National Security Advisor Michael Flynn has resigned following reports he misled Vice President Mike Pence about contacts with a Russian diplomat.
In a resignation letter, Flynn said he gave Pence and others “incomplete information” about his calls with Russia’s ambassador to the U.S.
The vice president, apparently relying on information from Flynn, initially said the national security adviser had not discussed sanctions with the Russian envoy, though Flynn later conceded the issue may have come up.
Such conversations would breach diplomatic protocol and possibly violate the Logan Act, a law aimed at keeping private citizens from conducting U.S. diplomacy. The Justice Department also had warned the White House late last month that Flynn could be in a compromised position because of contradictions between his public depictions of the calls and what intelligence officials knew to be true based on routine recordings of communications with foreign officials who are in the U.S.
Kellyanne Conway, a close aide to Trump, said Tuesday that Trump had supported Flynn out of loyalty but that the situation reached a “fever pitch” and had become “unsustainable.”
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“By night’s end, Mike Flynn had decided it was best to resign. He knew he’d become a lightning rod, and he made that decision,” Conway told NBC’s “Today” show.
Trump named retired Lt. Gen. Keith Kellogg as the acting national security adviser. Kellogg had previously been appointed the National Security Council chief of staff and advised Trump during the campaign. Trump is also considering former CIA Director David Petraeus and Vice Admiral Robert Harward, a U.S. Navy SEAL, for the post, according to a senior administration official.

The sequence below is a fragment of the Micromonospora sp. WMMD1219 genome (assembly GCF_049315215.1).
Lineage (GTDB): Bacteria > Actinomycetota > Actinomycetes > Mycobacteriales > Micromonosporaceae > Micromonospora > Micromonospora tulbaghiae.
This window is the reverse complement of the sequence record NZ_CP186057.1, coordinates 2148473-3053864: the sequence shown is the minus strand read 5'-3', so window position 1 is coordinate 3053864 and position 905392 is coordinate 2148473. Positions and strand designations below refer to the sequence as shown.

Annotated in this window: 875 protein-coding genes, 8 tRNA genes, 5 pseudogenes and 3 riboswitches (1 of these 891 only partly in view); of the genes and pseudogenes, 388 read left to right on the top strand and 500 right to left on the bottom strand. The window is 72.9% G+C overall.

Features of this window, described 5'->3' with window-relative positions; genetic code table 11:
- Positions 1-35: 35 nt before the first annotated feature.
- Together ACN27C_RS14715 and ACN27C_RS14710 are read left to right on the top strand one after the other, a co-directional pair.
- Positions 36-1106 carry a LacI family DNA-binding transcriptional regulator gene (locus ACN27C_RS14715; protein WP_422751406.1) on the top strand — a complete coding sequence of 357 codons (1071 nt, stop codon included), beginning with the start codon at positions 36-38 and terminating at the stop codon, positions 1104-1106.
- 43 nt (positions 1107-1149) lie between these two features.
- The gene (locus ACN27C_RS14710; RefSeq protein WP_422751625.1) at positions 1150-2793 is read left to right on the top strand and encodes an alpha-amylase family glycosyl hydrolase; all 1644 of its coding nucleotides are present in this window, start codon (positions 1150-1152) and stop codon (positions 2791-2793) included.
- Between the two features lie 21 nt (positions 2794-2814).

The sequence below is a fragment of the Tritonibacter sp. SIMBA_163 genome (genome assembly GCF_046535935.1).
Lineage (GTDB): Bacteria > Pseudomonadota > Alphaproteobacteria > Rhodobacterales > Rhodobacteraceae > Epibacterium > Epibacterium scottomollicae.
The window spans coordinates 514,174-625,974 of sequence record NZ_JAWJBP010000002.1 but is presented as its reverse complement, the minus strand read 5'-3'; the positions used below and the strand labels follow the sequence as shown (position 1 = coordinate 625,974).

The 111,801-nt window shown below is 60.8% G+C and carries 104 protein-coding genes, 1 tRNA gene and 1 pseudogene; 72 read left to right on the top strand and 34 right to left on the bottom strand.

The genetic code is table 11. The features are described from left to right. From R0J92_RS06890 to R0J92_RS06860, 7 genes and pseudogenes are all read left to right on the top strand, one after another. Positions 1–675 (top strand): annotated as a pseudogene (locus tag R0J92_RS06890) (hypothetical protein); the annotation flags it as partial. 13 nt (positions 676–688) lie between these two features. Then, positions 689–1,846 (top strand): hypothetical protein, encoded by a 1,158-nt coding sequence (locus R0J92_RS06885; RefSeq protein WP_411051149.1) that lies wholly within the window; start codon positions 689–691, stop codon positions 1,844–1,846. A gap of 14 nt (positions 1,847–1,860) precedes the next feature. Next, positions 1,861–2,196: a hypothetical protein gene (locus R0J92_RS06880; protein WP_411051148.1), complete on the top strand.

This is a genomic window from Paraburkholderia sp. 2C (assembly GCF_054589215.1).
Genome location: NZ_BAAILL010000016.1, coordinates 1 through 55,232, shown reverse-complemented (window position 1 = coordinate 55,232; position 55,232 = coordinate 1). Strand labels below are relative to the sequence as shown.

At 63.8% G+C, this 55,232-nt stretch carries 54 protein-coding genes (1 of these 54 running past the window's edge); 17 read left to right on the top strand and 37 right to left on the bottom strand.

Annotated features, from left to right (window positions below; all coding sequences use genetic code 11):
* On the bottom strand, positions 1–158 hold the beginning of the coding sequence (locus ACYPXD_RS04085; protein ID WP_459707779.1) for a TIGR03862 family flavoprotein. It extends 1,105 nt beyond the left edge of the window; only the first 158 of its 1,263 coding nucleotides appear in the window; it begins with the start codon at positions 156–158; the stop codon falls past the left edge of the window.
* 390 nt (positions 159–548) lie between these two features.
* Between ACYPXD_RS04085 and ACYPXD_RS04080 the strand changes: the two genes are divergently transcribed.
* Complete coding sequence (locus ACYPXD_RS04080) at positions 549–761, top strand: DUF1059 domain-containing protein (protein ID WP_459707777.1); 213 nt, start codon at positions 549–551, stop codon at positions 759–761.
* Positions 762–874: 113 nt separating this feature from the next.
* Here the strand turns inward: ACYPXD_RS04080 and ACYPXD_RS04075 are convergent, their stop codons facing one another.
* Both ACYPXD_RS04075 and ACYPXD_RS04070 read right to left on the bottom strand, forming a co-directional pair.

While Flynn has apologized for the information contained in the leaks, critics are still left wondering: Who’s behind them?
The Kremlin had confirmed that Flynn was in contact with Kislyak but denied that they talked about lifting sanctions.
The real story here is why are there so many illegal leaks coming out of Washington? Will these leaks be happening as I deal on N.Korea etc?
— Donald J. Trump (@realDonaldTrump) February 14, 2017
Kosachev’s counterpart at the lower chamber of the Russian parliament, Alexei Pushkov, tweeted shortly after the announcement that “it was not Flynn who was targeted but relations with Russia.”
Trump’s administration has faced scrutiny in the past regarding Russian relations, a concern the president now seems to be taking seriously.
The Associated Press contributed to this article.